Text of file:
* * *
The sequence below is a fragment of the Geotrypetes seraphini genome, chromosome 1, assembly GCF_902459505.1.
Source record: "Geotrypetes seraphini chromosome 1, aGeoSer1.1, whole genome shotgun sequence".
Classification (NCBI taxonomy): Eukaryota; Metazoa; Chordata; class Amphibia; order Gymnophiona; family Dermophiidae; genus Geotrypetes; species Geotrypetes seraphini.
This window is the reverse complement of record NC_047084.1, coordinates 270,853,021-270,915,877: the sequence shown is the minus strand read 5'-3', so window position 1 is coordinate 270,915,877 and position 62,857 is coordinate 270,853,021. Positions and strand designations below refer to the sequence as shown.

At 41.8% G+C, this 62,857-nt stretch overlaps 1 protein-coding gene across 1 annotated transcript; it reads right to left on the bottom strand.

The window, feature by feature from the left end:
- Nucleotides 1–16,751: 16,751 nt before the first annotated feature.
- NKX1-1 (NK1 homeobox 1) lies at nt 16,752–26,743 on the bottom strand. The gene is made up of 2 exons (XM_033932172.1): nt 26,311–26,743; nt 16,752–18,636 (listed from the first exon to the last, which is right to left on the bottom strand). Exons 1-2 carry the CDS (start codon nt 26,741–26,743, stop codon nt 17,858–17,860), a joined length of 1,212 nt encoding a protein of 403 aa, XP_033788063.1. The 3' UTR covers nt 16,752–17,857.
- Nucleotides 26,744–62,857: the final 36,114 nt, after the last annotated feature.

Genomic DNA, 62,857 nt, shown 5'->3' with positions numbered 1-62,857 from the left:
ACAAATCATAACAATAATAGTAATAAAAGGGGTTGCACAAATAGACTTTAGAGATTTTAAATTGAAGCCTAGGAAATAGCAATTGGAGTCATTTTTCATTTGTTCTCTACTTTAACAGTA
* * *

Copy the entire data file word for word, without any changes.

The sequence below is a fragment of the Geotrypetes seraphini genome, chromosome 1, assembly GCF_902459505.1.
Source record: "Geotrypetes seraphini chromosome 1, aGeoSer1.1, whole genome shotgun sequence".
Classification (NCBI taxonomy): Eukaryota; Metazoa; Chordata; class Amphibia; order Gymnophiona; family Dermophiidae; genus Geotrypetes; species Geotrypetes seraphini.
This window is the reverse complement of record NC_047084.1, coordinates 270,853,021-270,915,877: the sequence shown is the minus strand read 5'-3', so window position 1 is coordinate 270,915,877 and position 62,857 is coordinate 270,853,021. Positions and strand designations below refer to the sequence as shown.

At 41.8% G+C, this 62,857-nt stretch overlaps 1 protein-coding gene across 1 annotated transcript; it reads right to left on the bottom strand.

The window, feature by feature from the left end:
- Nucleotides 1–16,751: 16,751 nt before the first annotated feature.
- NKX1-1 (NK1 homeobox 1) lies at nt 16,752–26,743 on the bottom strand. The gene is made up of 2 exons (XM_033932172.1): nt 26,311–26,743; nt 16,752–18,636 (listed from the first exon to the last, which is right to left on the bottom strand). Exons 1-2 carry the CDS (start codon nt 26,741–26,743, stop codon nt 17,858–17,860), a joined length of 1,212 nt encoding a protein of 403 aa, XP_033788063.1. The 3' UTR covers nt 16,752–17,857.
- Nucleotides 26,744–62,857: the final 36,114 nt, after the last annotated feature.

Genomic DNA, 62,857 nt, shown 5'->3' with positions numbered 1-62,857 from the left:
ACAAATCATAACAATAATAGTAATAAAAGGGGTTGCACAAATAGACTTTAGAGATTTTAAATTGAAGCCTAGGAAATAGCAATTGGAGTCATTTTTCATTTGTTCTCTACTTTAACAGTA